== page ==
It seems to me that Jerrod Carmichael has always been a bit ahead of his time. He's had comedy specials on HBO, been in both major theatrical releases and TV movies and had his own sitcom (which I reviewed back in the day). He was even in Jay Z's "Moonlight" video. I've always considered him an old soul who, behind all his humor, maybe saw a little bit more than the rest of us. Maybe he felt it differently. His jokes were very matter of fact in nature, there was always a little dash of "it is what it is" in his delivery, and he never seemed to not see the truth in things. In the past I've even gone as far as to call his comedy "both irreverent and painfully honest." Now, after not seeing or hearing much of the man for almost five years, he's finally re-emerged with a hosting appearance on Saturday Night Live and an HBO special for which the word "insightful" is way too small. Turns out while he was busy seeing all our truths, he was also battling with some powerful ones of his own. This is as "painfully honest" as it gets, folks. Ladies and gentleman, meet Rothaniel.
Carmichael's HBO special, titled Rothaniel, is directed and edited by Bo Burnham (the genius behind the emotionally relatable 2021 comedy special Inside). I imagine the relationship between those two to be pretty similar to the relationship between most influential comedians. Both of these guys have their third eyes wide open, and there are definitely similarities in tone here and there. Remember HBO's Talking Funny? The chemistry between those four very different heavy hitters -- Chris Rock, Ricky Gervais, Jerry Seinfeld and Louis C.K. -- is exactly what comes to mind. This isn't the first time Carmichael and Burnham have collab'd, either. Burnham executive produced Home Videos and directed Sermon on the Mount, both of which are explorations of the Black experience via interviews with Jerrod's family, also released on HBO.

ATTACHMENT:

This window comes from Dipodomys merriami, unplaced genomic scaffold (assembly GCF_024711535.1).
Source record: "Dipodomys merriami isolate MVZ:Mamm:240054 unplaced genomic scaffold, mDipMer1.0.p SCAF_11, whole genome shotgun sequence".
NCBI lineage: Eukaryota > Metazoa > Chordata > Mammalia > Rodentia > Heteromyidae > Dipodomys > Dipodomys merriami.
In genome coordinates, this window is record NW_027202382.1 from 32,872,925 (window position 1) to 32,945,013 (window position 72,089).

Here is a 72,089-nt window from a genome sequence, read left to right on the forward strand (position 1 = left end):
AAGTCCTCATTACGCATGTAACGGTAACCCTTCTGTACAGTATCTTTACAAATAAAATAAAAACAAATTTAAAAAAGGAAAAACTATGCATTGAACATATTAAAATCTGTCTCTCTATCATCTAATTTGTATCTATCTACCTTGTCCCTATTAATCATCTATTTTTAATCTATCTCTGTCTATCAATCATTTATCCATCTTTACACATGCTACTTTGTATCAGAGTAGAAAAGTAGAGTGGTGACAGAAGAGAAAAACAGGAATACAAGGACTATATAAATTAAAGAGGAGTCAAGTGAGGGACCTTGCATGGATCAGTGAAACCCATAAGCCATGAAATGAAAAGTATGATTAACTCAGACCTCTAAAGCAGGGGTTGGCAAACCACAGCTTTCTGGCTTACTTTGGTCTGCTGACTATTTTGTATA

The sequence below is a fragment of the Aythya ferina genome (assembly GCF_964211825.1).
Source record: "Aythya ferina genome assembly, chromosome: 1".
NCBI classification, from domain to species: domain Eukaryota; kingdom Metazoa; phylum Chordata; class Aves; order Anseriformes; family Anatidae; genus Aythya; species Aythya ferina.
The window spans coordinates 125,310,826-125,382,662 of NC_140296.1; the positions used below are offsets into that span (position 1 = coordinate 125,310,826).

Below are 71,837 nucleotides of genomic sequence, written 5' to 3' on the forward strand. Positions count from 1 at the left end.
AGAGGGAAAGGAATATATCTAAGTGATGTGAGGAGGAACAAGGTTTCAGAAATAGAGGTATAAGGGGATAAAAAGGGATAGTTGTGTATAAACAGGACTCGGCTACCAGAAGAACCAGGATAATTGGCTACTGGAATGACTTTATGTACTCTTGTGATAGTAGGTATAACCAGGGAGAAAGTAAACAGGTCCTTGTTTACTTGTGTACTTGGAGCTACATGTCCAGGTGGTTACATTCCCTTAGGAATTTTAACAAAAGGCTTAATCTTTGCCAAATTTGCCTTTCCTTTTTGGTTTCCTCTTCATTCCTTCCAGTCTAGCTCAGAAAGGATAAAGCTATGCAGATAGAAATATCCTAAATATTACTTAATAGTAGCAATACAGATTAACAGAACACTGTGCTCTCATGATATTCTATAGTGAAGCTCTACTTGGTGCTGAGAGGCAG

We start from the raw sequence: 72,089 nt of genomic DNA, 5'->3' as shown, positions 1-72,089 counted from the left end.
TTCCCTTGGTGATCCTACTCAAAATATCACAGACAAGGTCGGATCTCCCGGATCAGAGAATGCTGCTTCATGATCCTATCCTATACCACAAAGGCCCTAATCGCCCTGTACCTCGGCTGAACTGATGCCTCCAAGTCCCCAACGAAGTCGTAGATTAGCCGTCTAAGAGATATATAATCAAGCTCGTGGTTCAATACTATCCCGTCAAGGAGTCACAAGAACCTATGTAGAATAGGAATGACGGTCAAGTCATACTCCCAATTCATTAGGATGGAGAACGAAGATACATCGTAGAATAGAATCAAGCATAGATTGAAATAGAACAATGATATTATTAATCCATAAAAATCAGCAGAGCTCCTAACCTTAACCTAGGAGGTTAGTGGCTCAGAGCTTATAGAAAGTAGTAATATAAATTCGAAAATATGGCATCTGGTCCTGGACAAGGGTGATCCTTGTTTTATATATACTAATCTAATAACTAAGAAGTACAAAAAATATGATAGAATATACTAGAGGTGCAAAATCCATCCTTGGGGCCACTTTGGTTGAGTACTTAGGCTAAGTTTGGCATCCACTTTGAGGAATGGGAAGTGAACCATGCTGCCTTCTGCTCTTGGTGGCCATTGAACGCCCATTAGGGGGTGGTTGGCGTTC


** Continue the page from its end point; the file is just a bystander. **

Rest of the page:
Anyway, Rothaniel opens at night, on the snow-laden streets of New York City. Laid back jazz piano begins to play -- Bill Evans' "Easy Living," to be exact. A contemplative and introspective mood is set that's felt throughout the rest of the special. We follow Carmichael on a short walk to the show's location, the legendary Blue Note jazz club, where he walks in, takes off his hat and coat, and takes the stage. What follows is an intimate, open and honest conversation with what I consider to be a very lucky audience. Of the many secrets revealed that night, two are the most impactful. The first is that the name we've all known him by isn't his real first name. (I'll give you one guess what the real one is.) And the second secret? According to Carmichael, "The secret is that I'm gay."
Of course, by now this isn't really news to anyone, and it wasn't really news to me either, as I saw this special after I'd seen Jerrod's hosting gig on SNL. He had joked during his opening monologue that Lorne Michaels asked him to heal the nation from the effects of the Will Smith Oscars slap heard ‘round the world earlier that week, to which he replied, "I've been gay for like 48 hours bro! There's so much gay stuff I gotta do before I can heal the nation!"